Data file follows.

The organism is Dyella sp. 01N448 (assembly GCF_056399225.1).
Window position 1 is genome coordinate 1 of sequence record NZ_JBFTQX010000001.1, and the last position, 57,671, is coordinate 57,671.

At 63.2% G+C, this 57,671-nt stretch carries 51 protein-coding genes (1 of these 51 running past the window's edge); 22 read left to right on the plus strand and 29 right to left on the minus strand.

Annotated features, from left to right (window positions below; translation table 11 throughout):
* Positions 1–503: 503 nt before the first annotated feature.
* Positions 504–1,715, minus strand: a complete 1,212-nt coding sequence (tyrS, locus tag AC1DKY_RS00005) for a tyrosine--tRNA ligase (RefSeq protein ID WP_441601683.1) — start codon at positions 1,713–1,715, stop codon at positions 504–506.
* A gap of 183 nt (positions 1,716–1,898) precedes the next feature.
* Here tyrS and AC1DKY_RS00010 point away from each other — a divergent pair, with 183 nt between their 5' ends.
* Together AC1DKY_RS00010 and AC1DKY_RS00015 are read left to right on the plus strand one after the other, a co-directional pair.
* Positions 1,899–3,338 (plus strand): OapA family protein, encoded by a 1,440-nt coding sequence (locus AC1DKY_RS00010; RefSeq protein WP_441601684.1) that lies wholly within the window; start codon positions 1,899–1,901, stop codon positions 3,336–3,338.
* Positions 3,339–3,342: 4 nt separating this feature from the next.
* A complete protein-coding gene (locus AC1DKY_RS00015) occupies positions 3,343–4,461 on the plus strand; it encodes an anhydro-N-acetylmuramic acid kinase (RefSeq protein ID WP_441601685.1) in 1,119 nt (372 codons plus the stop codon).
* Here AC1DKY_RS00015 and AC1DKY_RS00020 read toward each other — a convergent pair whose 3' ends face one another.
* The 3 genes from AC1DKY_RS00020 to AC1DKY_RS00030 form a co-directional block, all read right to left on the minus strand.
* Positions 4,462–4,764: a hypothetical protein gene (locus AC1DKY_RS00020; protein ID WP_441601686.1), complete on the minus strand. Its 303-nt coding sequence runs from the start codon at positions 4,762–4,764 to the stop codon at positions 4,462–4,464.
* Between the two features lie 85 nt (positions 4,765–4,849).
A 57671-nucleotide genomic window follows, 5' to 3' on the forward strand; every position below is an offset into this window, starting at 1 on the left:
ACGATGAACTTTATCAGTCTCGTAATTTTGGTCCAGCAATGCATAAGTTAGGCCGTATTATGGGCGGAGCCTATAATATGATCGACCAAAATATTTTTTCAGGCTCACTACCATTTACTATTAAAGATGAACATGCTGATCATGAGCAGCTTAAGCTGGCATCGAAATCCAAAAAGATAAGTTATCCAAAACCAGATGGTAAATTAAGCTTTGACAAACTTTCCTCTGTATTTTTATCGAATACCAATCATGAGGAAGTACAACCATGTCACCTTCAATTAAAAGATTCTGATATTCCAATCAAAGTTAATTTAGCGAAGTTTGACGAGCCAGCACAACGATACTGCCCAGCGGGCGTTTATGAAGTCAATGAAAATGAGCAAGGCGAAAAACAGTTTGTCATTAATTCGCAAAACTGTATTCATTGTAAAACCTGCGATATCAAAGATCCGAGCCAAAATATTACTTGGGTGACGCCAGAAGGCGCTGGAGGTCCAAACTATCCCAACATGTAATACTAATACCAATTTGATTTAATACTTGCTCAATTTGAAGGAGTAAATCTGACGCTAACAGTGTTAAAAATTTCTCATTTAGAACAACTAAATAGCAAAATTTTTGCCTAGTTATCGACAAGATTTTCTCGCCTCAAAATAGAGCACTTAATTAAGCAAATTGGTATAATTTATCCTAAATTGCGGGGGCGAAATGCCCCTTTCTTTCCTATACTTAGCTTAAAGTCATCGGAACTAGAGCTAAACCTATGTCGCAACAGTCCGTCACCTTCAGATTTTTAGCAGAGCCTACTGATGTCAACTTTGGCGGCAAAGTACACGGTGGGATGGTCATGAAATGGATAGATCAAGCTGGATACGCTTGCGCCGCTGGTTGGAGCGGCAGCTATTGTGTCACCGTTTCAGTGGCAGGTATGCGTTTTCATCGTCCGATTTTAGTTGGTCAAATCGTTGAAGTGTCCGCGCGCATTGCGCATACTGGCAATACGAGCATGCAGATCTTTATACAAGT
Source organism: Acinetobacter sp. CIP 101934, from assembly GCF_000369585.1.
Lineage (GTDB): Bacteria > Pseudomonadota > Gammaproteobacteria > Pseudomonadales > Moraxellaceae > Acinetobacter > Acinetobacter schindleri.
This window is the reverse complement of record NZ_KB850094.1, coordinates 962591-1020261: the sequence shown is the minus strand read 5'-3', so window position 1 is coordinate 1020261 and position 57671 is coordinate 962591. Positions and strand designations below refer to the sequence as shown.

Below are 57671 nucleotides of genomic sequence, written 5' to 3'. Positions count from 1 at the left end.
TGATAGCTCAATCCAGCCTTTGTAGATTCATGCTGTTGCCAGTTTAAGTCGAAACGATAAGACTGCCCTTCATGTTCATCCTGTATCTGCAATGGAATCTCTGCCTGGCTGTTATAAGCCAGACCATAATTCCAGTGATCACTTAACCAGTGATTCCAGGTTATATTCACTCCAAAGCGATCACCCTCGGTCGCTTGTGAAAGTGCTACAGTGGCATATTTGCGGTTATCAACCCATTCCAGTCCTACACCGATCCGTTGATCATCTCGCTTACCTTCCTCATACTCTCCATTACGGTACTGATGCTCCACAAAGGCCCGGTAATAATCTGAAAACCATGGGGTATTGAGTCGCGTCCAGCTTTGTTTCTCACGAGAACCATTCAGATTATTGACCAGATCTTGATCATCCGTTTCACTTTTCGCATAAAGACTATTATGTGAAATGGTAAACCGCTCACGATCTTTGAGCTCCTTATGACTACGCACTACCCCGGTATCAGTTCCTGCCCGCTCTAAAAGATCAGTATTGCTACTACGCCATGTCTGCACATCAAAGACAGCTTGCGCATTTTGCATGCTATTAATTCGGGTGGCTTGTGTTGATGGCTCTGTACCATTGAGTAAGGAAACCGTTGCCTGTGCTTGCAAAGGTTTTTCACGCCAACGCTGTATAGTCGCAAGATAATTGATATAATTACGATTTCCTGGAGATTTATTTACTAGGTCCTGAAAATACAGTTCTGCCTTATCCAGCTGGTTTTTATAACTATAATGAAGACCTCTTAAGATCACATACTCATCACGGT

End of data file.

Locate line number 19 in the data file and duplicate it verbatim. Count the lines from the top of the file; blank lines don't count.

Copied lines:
Source organism: Acinetobacter sp. CIP 101934, from assembly GCF_000369585.1.